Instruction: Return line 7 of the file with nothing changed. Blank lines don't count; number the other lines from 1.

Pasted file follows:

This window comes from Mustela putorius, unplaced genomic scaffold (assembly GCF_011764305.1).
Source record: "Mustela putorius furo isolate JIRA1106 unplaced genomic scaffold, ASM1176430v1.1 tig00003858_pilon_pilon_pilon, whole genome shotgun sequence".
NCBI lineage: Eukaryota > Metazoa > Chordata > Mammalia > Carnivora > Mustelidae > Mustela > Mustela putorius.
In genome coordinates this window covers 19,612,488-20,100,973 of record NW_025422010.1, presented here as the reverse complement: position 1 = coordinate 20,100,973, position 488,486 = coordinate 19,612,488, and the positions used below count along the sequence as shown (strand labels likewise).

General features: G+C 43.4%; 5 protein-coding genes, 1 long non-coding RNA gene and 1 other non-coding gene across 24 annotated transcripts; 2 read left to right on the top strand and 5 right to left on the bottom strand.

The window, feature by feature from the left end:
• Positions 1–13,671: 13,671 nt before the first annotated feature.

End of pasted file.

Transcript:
• Positions 1–13,671: 13,671 nt before the first annotated feature.